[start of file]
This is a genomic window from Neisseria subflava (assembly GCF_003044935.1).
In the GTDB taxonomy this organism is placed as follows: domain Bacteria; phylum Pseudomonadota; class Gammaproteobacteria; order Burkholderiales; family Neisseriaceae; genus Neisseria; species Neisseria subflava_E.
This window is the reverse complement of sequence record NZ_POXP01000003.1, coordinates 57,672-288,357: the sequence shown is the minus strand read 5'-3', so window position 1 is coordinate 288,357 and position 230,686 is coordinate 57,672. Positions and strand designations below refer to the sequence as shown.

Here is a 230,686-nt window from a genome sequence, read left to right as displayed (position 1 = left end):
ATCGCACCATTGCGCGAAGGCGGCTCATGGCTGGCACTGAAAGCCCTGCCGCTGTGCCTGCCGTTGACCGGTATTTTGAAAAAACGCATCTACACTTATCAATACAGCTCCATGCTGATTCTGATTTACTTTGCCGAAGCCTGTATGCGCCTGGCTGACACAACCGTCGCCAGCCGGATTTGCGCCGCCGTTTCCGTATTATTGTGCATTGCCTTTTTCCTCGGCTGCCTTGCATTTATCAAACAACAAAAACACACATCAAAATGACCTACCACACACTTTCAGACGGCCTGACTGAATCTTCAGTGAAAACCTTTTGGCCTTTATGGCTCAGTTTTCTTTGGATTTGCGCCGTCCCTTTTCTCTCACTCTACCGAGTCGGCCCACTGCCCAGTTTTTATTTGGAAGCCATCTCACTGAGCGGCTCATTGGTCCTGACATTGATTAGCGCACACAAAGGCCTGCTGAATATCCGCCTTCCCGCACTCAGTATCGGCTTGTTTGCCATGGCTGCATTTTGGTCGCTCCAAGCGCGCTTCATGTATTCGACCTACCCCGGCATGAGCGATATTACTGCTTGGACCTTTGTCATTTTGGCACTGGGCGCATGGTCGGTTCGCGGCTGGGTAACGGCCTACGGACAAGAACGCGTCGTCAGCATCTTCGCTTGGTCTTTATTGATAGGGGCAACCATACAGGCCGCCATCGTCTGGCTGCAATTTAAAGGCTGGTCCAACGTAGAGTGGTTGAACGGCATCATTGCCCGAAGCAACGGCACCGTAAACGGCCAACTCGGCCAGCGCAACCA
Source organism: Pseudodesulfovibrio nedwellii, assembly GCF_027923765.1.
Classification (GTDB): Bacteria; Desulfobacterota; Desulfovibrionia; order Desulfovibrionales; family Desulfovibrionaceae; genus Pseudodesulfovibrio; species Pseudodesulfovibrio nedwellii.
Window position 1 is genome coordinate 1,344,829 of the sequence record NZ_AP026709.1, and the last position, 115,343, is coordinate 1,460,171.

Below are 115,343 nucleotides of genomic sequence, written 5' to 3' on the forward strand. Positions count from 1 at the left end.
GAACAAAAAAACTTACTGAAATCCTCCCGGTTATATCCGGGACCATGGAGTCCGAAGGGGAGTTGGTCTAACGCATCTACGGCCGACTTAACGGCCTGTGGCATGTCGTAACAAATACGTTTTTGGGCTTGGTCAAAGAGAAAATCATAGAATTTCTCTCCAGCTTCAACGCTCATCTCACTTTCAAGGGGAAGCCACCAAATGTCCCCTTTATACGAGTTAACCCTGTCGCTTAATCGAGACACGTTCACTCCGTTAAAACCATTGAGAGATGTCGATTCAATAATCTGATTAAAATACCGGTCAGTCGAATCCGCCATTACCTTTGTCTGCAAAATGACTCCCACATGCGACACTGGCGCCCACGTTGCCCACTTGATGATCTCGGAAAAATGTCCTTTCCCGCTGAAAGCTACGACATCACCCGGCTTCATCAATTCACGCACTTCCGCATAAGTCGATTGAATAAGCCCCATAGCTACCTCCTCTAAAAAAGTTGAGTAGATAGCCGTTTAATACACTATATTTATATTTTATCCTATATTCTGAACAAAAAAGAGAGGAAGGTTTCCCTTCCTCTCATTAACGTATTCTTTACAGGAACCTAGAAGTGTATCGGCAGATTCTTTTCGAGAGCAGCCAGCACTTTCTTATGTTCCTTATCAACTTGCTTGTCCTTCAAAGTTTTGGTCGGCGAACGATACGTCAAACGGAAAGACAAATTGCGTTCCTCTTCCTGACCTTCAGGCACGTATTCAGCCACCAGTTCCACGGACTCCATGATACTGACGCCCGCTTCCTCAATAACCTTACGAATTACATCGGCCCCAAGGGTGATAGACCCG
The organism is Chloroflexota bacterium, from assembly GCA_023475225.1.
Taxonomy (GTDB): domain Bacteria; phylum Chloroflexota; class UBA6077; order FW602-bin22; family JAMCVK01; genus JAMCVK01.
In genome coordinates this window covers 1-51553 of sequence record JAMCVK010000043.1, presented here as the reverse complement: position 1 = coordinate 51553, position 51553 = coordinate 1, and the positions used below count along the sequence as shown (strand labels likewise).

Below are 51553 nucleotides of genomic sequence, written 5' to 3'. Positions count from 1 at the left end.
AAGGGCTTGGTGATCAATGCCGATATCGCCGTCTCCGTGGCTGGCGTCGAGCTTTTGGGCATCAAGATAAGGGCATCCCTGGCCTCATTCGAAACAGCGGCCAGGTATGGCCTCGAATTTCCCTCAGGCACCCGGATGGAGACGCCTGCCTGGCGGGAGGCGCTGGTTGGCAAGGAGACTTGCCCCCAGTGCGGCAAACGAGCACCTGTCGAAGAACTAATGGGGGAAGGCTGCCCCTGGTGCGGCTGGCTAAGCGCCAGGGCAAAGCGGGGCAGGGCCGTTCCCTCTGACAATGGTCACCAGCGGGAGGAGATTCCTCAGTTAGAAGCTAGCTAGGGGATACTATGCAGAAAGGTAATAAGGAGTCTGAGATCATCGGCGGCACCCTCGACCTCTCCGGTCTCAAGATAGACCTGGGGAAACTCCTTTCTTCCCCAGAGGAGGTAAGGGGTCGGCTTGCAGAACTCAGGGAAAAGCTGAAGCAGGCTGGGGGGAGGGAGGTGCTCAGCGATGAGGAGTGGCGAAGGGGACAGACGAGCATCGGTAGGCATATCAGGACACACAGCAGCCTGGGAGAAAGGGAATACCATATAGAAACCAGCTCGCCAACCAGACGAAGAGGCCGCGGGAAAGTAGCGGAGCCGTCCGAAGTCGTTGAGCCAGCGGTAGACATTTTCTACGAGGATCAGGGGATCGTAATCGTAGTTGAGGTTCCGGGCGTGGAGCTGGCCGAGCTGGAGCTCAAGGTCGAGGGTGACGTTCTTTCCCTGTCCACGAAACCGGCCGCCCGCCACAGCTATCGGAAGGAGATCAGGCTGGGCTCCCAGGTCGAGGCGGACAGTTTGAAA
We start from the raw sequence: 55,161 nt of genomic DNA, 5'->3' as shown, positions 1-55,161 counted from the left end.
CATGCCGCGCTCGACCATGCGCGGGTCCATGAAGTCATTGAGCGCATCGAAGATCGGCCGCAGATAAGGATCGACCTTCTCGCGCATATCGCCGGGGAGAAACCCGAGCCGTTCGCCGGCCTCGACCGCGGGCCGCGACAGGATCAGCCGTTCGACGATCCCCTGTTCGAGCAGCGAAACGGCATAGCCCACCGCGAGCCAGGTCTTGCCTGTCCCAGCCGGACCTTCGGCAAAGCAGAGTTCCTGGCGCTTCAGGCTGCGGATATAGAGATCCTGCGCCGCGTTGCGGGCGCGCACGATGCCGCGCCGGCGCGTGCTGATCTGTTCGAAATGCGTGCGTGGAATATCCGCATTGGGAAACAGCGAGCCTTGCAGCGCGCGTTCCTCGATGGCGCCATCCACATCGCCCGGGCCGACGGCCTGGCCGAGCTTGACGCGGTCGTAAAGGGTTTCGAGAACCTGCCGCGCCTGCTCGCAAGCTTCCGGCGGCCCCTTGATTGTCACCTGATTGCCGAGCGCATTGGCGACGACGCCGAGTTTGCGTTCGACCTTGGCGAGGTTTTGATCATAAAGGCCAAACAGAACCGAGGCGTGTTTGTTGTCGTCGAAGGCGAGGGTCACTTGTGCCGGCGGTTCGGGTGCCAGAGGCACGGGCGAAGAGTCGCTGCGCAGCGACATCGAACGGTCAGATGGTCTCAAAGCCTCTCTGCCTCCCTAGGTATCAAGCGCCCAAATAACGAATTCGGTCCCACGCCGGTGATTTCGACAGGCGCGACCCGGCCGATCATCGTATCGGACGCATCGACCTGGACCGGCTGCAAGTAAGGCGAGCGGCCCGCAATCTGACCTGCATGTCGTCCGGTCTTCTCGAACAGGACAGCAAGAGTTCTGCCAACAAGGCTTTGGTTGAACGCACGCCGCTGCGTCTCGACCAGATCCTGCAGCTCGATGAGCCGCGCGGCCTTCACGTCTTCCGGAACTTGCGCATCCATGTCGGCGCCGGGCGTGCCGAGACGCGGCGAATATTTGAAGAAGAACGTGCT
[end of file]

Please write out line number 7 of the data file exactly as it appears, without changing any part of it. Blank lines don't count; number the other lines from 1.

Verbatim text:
Classification (GTDB): Bacteria; Desulfobacterota; Desulfovibrionia; order Desulfovibrionales; family Desulfovibrionaceae; genus Pseudodesulfovibrio; species Pseudodesulfovibrio nedwellii.